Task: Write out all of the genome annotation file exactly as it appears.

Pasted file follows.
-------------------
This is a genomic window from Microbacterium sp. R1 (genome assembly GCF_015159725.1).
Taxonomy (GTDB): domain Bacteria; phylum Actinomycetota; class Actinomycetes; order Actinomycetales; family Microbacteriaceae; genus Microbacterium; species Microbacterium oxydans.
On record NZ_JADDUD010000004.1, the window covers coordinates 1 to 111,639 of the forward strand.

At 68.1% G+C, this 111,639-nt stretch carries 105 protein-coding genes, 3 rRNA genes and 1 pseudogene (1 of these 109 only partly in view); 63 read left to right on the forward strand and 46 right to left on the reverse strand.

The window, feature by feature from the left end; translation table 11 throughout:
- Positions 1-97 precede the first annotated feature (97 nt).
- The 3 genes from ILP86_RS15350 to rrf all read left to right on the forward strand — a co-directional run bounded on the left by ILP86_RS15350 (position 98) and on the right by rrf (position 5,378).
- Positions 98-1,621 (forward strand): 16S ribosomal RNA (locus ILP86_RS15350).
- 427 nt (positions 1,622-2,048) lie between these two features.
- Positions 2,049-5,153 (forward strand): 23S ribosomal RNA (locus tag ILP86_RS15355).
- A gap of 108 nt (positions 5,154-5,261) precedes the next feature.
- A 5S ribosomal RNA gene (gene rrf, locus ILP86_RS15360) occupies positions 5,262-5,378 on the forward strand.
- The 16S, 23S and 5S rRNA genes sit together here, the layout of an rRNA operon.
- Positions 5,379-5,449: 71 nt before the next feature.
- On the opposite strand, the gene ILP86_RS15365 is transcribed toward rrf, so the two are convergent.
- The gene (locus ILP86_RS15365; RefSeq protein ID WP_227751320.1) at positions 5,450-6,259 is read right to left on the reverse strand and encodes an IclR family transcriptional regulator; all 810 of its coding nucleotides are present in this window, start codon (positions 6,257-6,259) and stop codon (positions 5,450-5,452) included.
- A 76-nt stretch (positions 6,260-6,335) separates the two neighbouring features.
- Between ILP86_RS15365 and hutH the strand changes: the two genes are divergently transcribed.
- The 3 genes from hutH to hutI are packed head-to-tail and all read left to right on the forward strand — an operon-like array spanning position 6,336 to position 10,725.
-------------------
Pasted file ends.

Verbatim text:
This is a genomic window from Microbacterium sp. R1 (genome assembly GCF_015159725.1).
Taxonomy (GTDB): domain Bacteria; phylum Actinomycetota; class Actinomycetes; order Actinomycetales; family Microbacteriaceae; genus Microbacterium; species Microbacterium oxydans.
On record NZ_JADDUD010000004.1, the window covers coordinates 1 to 111,639 of the forward strand.

At 68.1% G+C, this 111,639-nt stretch carries 105 protein-coding genes, 3 rRNA genes and 1 pseudogene (1 of these 109 only partly in view); 63 read left to right on the forward strand and 46 right to left on the reverse strand.

The window, feature by feature from the left end; translation table 11 throughout:
- Positions 1-97 precede the first annotated feature (97 nt).
- The 3 genes from ILP86_RS15350 to rrf all read left to right on the forward strand — a co-directional run bounded on the left by ILP86_RS15350 (position 98) and on the right by rrf (position 5,378).
- Positions 98-1,621 (forward strand): 16S ribosomal RNA (locus ILP86_RS15350).
- 427 nt (positions 1,622-2,048) lie between these two features.
- Positions 2,049-5,153 (forward strand): 23S ribosomal RNA (locus tag ILP86_RS15355).
- A gap of 108 nt (positions 5,154-5,261) precedes the next feature.
- A 5S ribosomal RNA gene (gene rrf, locus ILP86_RS15360) occupies positions 5,262-5,378 on the forward strand.
- The 16S, 23S and 5S rRNA genes sit together here, the layout of an rRNA operon.
- Positions 5,379-5,449: 71 nt before the next feature.
- On the opposite strand, the gene ILP86_RS15365 is transcribed toward rrf, so the two are convergent.
- The gene (locus ILP86_RS15365; RefSeq protein ID WP_227751320.1) at positions 5,450-6,259 is read right to left on the reverse strand and encodes an IclR family transcriptional regulator; all 810 of its coding nucleotides are present in this window, start codon (positions 6,257-6,259) and stop codon (positions 5,450-5,452) included.
- A 76-nt stretch (positions 6,260-6,335) separates the two neighbouring features.
- Between ILP86_RS15365 and hutH the strand changes: the two genes are divergently transcribed.
- The 3 genes from hutH to hutI are packed head-to-tail and all read left to right on the forward strand — an operon-like array spanning position 6,336 to position 10,725.